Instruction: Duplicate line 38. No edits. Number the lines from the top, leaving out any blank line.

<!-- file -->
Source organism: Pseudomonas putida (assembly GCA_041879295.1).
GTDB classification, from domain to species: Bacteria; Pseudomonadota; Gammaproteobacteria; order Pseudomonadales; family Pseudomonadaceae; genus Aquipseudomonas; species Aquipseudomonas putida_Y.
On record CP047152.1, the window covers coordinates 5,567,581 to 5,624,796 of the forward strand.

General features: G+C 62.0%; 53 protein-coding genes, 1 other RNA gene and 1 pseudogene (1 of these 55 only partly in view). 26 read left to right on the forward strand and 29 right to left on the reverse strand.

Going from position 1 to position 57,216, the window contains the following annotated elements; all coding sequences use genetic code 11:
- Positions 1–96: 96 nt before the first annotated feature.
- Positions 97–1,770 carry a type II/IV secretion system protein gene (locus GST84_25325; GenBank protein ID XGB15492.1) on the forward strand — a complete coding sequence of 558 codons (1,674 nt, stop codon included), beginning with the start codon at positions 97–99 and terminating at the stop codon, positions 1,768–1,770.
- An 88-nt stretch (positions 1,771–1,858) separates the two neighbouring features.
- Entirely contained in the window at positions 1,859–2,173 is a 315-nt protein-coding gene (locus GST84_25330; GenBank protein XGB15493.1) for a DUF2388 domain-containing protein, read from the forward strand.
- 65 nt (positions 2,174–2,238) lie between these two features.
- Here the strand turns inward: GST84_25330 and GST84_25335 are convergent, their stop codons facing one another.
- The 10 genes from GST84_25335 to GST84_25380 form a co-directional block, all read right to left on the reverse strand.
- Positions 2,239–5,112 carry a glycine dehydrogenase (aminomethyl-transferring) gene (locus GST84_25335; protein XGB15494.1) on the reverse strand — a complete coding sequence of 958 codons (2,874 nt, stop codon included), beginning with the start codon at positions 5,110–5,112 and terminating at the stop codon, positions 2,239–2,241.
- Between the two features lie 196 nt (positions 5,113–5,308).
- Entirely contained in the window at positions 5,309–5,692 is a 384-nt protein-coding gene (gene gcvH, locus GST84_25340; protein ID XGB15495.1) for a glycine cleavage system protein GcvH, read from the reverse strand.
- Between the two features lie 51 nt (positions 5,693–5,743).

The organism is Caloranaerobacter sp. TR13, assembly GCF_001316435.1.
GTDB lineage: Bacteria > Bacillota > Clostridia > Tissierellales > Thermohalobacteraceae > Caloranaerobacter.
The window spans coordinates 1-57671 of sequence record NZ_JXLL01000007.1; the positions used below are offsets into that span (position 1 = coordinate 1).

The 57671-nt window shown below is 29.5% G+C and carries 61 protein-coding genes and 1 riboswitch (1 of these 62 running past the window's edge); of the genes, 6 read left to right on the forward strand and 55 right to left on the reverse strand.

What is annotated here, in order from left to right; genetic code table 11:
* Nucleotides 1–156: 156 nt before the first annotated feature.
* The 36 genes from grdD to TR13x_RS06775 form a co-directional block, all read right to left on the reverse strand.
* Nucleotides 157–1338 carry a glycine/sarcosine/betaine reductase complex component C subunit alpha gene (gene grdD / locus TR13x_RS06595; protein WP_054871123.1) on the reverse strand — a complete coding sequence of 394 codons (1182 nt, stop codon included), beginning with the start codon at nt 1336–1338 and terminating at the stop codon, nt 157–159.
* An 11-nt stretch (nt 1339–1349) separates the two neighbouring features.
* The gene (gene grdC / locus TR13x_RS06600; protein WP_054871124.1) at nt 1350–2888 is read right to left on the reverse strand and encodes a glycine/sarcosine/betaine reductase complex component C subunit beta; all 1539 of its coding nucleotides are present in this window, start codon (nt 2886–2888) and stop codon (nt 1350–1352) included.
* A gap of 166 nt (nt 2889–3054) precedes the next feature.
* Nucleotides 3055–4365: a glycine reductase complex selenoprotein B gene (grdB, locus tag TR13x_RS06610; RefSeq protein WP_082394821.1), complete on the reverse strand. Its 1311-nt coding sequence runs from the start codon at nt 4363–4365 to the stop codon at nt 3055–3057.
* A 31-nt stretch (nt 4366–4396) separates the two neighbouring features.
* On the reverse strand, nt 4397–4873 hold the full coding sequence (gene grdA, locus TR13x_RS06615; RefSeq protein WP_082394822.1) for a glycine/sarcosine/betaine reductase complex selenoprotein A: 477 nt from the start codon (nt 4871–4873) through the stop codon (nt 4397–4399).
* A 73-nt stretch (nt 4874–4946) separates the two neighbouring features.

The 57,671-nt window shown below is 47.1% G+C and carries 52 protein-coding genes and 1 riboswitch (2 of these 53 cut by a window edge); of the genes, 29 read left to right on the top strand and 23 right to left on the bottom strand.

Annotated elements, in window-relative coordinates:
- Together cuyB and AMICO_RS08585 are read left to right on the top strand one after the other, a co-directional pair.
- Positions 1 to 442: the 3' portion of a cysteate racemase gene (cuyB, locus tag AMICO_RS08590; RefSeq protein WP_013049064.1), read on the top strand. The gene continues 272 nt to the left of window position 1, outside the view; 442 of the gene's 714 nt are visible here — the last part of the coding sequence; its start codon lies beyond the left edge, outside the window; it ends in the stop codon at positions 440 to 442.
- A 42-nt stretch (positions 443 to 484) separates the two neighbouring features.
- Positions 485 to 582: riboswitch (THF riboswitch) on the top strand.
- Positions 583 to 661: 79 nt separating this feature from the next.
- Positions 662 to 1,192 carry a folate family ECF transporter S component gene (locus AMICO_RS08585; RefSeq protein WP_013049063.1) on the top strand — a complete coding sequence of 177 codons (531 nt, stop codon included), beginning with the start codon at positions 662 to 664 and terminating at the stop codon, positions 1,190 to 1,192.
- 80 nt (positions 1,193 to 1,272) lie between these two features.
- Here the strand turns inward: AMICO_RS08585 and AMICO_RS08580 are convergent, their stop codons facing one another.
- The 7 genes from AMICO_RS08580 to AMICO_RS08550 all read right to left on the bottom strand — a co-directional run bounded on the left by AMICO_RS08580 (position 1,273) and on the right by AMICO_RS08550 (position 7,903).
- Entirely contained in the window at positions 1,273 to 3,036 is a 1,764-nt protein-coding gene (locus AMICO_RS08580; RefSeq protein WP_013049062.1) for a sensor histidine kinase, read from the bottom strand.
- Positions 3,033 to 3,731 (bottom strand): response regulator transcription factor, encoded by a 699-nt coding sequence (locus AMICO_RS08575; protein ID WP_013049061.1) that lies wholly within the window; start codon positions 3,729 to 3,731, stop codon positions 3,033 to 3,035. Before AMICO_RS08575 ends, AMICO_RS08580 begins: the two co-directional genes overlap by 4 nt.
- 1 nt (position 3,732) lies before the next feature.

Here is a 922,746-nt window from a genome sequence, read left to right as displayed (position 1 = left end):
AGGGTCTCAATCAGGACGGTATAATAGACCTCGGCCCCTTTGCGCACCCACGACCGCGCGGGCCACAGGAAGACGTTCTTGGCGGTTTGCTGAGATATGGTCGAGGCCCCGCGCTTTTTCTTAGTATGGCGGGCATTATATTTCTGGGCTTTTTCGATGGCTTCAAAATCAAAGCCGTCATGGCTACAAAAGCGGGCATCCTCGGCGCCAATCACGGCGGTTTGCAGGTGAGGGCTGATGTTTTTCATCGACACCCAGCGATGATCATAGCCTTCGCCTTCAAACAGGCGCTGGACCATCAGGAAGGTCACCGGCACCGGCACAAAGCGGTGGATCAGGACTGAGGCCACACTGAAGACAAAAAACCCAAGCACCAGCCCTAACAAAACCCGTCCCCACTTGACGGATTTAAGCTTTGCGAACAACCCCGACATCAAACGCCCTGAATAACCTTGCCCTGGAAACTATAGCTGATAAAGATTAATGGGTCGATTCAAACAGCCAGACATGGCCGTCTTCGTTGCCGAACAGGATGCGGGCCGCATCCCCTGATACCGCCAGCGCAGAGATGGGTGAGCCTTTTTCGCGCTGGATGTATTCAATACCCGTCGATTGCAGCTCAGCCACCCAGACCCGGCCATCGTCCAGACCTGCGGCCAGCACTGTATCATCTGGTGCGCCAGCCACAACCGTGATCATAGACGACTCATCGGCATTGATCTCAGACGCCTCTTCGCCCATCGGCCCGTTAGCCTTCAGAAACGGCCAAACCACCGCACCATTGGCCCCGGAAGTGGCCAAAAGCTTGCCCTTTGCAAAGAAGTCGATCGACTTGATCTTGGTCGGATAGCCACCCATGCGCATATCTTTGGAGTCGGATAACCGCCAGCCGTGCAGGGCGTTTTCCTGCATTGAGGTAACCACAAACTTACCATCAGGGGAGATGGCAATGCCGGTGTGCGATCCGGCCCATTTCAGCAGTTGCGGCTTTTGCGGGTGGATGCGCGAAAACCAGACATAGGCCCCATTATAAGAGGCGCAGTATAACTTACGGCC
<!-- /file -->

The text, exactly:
- Positions 583 to 661: 79 nt separating this feature from the next.